HR Directors are asking me more about inclusion; who does it well and why? I spent time speaking with Vikki Leach, Global Head of Inclusion and Diversity at Kantar, about her experience in this role and how they have successfully implemented inclusion as a core part of their business. Kantar has recently won an award at the European Diversity Awards 2020 and developed their own inclusion index to help transform other businesses’ culture and overall success.
Both Inclusion and Diversity (I&D) will continue to be high up an organisation’s agenda. The two words are spoken together constantly, resulting in them often being seen as the same thing. It is important to recognise that they are not. Diversity is a range of people or things that are very different from each other. Inclusion is defined as ‘an equal opportunity to all’.
Looking at companies and how they speak about the topic, I think it is fair to say that, in general, the ’D’ part has usually had more of an emphasis than the ’I’. I believe that concentrating on, and valuing, inclusion rather than diversity creates a healthier outlook and work environment. By focusing on inclusion, it also allows people to see that the agenda isn’t just gender equality (for example); it is all-encompassing.
You can measure and control inclusion very easily, simply by looking for policies and procedures that are not inclusive and removing them. It would be difficult for people to argue that they feel discriminated against when their organisation is doing everything they can to make everyone feel included. This, in turn, will help companies act and feel more diverse.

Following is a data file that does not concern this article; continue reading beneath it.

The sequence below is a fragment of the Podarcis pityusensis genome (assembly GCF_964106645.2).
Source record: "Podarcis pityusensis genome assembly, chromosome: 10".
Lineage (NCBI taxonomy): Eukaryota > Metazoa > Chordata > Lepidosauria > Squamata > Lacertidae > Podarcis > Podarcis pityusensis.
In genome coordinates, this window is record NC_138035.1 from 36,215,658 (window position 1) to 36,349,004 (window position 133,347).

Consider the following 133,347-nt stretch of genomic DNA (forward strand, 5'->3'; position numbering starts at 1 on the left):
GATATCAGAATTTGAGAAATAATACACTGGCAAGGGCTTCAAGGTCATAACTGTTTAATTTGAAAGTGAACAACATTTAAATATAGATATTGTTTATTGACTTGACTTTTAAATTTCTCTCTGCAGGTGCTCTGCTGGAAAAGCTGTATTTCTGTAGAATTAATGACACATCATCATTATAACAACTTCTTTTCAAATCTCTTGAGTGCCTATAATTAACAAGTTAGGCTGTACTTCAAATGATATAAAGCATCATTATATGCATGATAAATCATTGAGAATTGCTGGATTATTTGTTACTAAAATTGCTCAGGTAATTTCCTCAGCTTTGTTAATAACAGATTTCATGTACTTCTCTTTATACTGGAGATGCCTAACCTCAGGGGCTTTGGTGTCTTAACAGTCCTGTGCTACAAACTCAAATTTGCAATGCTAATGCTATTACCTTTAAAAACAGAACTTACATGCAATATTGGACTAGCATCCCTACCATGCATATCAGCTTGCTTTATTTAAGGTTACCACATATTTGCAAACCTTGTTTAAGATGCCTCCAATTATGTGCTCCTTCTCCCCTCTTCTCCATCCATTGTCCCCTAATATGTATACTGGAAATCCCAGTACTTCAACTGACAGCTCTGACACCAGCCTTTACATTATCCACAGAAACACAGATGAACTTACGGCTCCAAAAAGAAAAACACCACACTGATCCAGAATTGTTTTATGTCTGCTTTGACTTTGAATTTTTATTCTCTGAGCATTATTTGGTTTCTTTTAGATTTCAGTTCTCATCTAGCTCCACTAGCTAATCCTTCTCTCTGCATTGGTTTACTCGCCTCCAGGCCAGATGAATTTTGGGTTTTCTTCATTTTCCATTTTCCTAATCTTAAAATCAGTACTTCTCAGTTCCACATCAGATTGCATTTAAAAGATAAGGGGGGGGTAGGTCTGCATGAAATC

When reflecting upon her own career and personal life, Vikki feels inclusivity has been a common thread; from involvement in team sports through to community investment in CSR and her role in I&D. Her strong values of empowering, supporting and including are central to who she is. Vikki is just about to finish a Master’s degree where her dissertation is based upon ’inclusive leadership’.
Vikki joined Kantar, a data, insights and consulting company that employs almost 30,000 people, nearly three years ago in the newly-created role of Global Head of I&D. The role was spun out of a workshop the CEO had with senior women, who were voicing their anger that they weren’t included in the decision-making at a senior level. Initially, Vikki was brought in to focus on increasing female representation at all levels within the company, and from there her reach and influence grew.
It is worth noting that her role being entitled I&D (as opposed to D&I) is purposeful. Inclusion in Vikki’s mind should always come first; you can be diverse by default, but are you inclusive? By having the full support of the Global CEO behind her, Vikki was empowered to go out and hold ‘inclusive behaviour workshops’ with the top 1,000 leaders globally. They examined how to behave inclusively and how their actions and decisions affect everyone. Following on from this, behavioural interventions were created each year to remind them what was discussed and how thinking inclusively needs to be a constant influence on decisions that they, as leaders, make.
Another of Vikki’s accomplishments has been setting up steering committees in 30 countries, bringing volunteers together to drive inclusive action and behaviours at local level. In order to fully achieve this, they had men in women’s networks and people from all races and backgrounds in BAME committees. This created true diversity of thought, which Vikki stressed is essential.
“In order for a company to truly be inclusive, any I&D role has to report into their CEO”, said Vikki. As well as sending the right message, the job level will mean less time navigating through layers, trying to persuade and influence, and more time accelerating conversations and actually ‘doing’. Vikki believes she would not have been able to achieve so much in a relatively short period of time if she did not have this reporting line.
Vikki’s experience at Kantar demonstrates that an organisation that focuses on inclusion will actually find itself becoming more diverse by default. Instead of adding on I&D as a ’necessary’ role, change the structure, demonstrate the importance of it and let employees enjoy all the benefits that inclusivity and, consequently, diversity yields.
For more information on anything discussed in this article or on HR leadership please contact Amelia Black, Consultant in the Human Resources Practice. Amelia recruits HR positions at Berwick Partners, advising clients on the best talent in the market.
Categories: Human Resources Recruitment